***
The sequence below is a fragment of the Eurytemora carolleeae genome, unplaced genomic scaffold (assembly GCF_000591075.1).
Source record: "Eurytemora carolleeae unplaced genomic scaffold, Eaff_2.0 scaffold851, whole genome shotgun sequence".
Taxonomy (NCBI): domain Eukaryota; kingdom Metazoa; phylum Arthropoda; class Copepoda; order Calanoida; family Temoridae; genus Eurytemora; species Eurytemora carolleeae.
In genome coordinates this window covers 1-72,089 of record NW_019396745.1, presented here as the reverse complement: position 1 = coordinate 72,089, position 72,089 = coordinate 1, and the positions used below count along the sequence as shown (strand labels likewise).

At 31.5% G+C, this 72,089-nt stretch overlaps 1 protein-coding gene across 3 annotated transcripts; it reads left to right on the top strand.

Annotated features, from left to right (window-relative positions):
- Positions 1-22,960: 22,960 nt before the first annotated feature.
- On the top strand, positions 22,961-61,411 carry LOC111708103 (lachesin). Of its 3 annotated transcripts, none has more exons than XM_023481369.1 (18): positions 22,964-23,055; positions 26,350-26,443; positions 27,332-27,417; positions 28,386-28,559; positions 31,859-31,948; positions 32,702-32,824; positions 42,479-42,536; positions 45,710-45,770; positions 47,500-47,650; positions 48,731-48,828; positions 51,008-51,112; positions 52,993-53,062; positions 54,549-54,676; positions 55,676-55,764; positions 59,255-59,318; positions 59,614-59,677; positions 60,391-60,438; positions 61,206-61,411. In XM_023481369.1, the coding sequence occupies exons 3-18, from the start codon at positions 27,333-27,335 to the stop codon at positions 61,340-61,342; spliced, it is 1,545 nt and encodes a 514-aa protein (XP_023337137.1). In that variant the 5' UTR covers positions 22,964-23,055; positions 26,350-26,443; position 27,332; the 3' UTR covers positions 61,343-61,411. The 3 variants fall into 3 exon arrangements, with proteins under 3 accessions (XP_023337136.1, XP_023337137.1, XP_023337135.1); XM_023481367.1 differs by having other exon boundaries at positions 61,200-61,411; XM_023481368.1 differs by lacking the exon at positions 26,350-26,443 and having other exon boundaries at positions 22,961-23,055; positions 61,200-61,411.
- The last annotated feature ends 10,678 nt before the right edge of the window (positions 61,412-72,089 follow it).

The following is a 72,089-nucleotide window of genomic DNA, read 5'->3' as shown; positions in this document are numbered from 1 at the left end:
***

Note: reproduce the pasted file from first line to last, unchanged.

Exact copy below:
The sequence below is a fragment of the Eurytemora carolleeae genome, unplaced genomic scaffold (assembly GCF_000591075.1).
Source record: "Eurytemora carolleeae unplaced genomic scaffold, Eaff_2.0 scaffold851, whole genome shotgun sequence".
Taxonomy (NCBI): domain Eukaryota; kingdom Metazoa; phylum Arthropoda; class Copepoda; order Calanoida; family Temoridae; genus Eurytemora; species Eurytemora carolleeae.
In genome coordinates this window covers 1-72,089 of record NW_019396745.1, presented here as the reverse complement: position 1 = coordinate 72,089, position 72,089 = coordinate 1, and the positions used below count along the sequence as shown (strand labels likewise).

At 31.5% G+C, this 72,089-nt stretch overlaps 1 protein-coding gene across 3 annotated transcripts; it reads left to right on the top strand.

Annotated features, from left to right (window-relative positions):
- Positions 1-22,960: 22,960 nt before the first annotated feature.
- On the top strand, positions 22,961-61,411 carry LOC111708103 (lachesin). Of its 3 annotated transcripts, none has more exons than XM_023481369.1 (18): positions 22,964-23,055; positions 26,350-26,443; positions 27,332-27,417; positions 28,386-28,559; positions 31,859-31,948; positions 32,702-32,824; positions 42,479-42,536; positions 45,710-45,770; positions 47,500-47,650; positions 48,731-48,828; positions 51,008-51,112; positions 52,993-53,062; positions 54,549-54,676; positions 55,676-55,764; positions 59,255-59,318; positions 59,614-59,677; positions 60,391-60,438; positions 61,206-61,411. In XM_023481369.1, the coding sequence occupies exons 3-18, from the start codon at positions 27,333-27,335 to the stop codon at positions 61,340-61,342; spliced, it is 1,545 nt and encodes a 514-aa protein (XP_023337137.1). In that variant the 5' UTR covers positions 22,964-23,055; positions 26,350-26,443; position 27,332; the 3' UTR covers positions 61,343-61,411. The 3 variants fall into 3 exon arrangements, with proteins under 3 accessions (XP_023337136.1, XP_023337137.1, XP_023337135.1); XM_023481367.1 differs by having other exon boundaries at positions 61,200-61,411; XM_023481368.1 differs by lacking the exon at positions 26,350-26,443 and having other exon boundaries at positions 22,961-23,055; positions 61,200-61,411.
- The last annotated feature ends 10,678 nt before the right edge of the window (positions 61,412-72,089 follow it).

The following is a 72,089-nucleotide window of genomic DNA, read 5'->3' as shown; positions in this document are numbered from 1 at the left end: